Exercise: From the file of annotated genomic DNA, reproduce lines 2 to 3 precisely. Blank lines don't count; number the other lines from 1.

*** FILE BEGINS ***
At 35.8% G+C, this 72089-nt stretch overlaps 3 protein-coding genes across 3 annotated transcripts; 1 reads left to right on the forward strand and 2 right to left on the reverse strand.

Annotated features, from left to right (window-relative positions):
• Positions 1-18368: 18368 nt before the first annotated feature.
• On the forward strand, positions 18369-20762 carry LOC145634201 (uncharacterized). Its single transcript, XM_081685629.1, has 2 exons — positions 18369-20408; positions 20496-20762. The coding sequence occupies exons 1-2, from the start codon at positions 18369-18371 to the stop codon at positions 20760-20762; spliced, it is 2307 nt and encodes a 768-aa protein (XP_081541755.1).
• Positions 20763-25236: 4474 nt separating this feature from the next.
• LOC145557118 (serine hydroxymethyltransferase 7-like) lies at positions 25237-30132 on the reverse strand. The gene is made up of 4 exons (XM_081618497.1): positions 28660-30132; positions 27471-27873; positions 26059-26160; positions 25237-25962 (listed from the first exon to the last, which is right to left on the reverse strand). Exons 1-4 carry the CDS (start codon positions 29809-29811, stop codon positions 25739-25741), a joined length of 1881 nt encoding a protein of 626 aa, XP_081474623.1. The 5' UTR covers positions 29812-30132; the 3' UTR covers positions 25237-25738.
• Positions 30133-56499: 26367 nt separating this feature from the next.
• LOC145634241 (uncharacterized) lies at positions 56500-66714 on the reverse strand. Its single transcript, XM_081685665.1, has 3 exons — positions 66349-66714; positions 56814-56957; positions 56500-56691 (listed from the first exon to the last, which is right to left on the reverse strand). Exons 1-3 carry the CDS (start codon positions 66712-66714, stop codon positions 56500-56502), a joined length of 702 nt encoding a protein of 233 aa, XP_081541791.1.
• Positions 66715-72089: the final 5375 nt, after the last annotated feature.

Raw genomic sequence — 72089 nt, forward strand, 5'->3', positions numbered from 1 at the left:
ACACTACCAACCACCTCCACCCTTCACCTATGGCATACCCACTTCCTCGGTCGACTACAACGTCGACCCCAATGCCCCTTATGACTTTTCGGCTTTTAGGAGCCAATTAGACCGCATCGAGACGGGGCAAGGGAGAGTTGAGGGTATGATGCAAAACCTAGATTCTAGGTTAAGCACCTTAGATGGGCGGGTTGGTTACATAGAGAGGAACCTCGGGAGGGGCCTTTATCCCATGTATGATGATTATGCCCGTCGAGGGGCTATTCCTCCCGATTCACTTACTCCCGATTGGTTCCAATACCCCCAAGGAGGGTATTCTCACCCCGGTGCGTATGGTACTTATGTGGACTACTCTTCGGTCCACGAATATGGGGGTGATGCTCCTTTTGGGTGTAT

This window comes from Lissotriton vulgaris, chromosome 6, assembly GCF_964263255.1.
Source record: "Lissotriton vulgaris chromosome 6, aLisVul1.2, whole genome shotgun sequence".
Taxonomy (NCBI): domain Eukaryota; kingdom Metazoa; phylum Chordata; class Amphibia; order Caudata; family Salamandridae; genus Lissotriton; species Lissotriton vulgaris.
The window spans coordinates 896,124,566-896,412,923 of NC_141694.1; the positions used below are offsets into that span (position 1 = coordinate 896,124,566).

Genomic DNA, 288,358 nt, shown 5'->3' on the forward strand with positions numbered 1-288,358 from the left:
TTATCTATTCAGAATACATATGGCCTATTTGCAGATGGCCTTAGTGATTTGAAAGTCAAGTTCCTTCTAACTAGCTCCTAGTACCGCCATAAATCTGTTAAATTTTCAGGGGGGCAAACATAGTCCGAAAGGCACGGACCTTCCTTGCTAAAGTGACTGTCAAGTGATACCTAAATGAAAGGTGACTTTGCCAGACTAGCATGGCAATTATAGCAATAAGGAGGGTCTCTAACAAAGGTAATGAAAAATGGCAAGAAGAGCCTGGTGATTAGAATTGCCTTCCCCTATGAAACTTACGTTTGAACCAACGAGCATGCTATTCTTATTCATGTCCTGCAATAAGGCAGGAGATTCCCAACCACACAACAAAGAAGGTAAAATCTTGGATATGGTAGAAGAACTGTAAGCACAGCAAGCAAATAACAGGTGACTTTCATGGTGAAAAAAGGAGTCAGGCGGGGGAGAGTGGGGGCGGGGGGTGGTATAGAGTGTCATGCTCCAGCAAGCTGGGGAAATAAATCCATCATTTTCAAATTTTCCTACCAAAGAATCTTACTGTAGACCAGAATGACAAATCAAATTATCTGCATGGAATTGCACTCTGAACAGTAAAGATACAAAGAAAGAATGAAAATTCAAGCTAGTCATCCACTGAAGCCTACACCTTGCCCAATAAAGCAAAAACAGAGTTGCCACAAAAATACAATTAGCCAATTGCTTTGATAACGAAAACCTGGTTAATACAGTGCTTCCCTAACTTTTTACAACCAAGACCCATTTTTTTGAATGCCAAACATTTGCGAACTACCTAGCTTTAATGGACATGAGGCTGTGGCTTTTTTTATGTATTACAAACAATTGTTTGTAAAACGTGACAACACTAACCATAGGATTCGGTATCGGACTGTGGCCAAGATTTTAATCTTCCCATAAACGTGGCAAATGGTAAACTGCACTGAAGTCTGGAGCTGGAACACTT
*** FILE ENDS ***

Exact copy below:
Annotated features, from left to right (window-relative positions):
• Positions 1-18368: 18368 nt before the first annotated feature.